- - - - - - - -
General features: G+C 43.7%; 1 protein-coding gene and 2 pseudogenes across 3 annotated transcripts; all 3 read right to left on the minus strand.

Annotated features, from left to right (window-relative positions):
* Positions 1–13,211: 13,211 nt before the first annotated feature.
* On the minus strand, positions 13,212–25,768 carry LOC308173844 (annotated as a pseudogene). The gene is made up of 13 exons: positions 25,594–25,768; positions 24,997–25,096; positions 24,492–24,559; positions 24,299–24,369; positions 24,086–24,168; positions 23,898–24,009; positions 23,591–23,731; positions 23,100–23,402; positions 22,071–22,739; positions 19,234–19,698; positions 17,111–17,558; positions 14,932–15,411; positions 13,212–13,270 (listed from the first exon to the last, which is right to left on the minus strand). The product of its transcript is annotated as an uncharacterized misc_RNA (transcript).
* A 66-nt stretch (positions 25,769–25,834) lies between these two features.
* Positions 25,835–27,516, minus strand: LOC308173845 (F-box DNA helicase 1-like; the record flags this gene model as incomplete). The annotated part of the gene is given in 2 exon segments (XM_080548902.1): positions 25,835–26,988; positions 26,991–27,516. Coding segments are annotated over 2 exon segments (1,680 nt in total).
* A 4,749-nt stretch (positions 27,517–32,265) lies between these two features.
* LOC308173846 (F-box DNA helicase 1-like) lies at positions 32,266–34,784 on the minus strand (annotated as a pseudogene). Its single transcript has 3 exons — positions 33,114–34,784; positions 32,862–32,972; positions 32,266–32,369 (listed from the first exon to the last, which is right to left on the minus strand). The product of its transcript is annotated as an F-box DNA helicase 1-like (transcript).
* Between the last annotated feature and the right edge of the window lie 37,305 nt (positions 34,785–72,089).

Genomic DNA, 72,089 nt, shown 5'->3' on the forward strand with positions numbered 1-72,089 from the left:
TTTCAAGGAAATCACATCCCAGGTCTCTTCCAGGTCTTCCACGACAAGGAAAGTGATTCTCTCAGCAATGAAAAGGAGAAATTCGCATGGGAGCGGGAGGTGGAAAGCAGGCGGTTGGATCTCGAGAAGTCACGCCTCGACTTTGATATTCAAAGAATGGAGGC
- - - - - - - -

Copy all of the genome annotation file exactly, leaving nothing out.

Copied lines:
General features: G+C 43.7%; 1 protein-coding gene and 2 pseudogenes across 3 annotated transcripts; all 3 read right to left on the minus strand.

Annotated features, from left to right (window-relative positions):
* Positions 1–13,211: 13,211 nt before the first annotated feature.
* On the minus strand, positions 13,212–25,768 carry LOC308173844 (annotated as a pseudogene). The gene is made up of 13 exons: positions 25,594–25,768; positions 24,997–25,096; positions 24,492–24,559; positions 24,299–24,369; positions 24,086–24,168; positions 23,898–24,009; positions 23,591–23,731; positions 23,100–23,402; positions 22,071–22,739; positions 19,234–19,698; positions 17,111–17,558; positions 14,932–15,411; positions 13,212–13,270 (listed from the first exon to the last, which is right to left on the minus strand). The product of its transcript is annotated as an uncharacterized misc_RNA (transcript).
* A 66-nt stretch (positions 25,769–25,834) lies between these two features.
* Positions 25,835–27,516, minus strand: LOC308173845 (F-box DNA helicase 1-like; the record flags this gene model as incomplete). The annotated part of the gene is given in 2 exon segments (XM_080548902.1): positions 25,835–26,988; positions 26,991–27,516. Coding segments are annotated over 2 exon segments (1,680 nt in total).
* A 4,749-nt stretch (positions 27,517–32,265) lies between these two features.
* LOC308173846 (F-box DNA helicase 1-like) lies at positions 32,266–34,784 on the minus strand (annotated as a pseudogene). Its single transcript has 3 exons — positions 33,114–34,784; positions 32,862–32,972; positions 32,266–32,369 (listed from the first exon to the last, which is right to left on the minus strand). The product of its transcript is annotated as an F-box DNA helicase 1-like (transcript).
* Between the last annotated feature and the right edge of the window lie 37,305 nt (positions 34,785–72,089).

Genomic DNA, 72,089 nt, shown 5'->3' on the forward strand with positions numbered 1-72,089 from the left:
TTTCAAGGAAATCACATCCCAGGTCTCTTCCAGGTCTTCCACGACAAGGAAAGTGATTCTCTCAGCAATGAAAAGGAGAAATTCGCATGGGAGCGGGAGGTGGAAAGCAGGCGGTTGGATCTCGAGAAGTCACGCCTCGACTTTGATATTCAAAGAATGGAGGC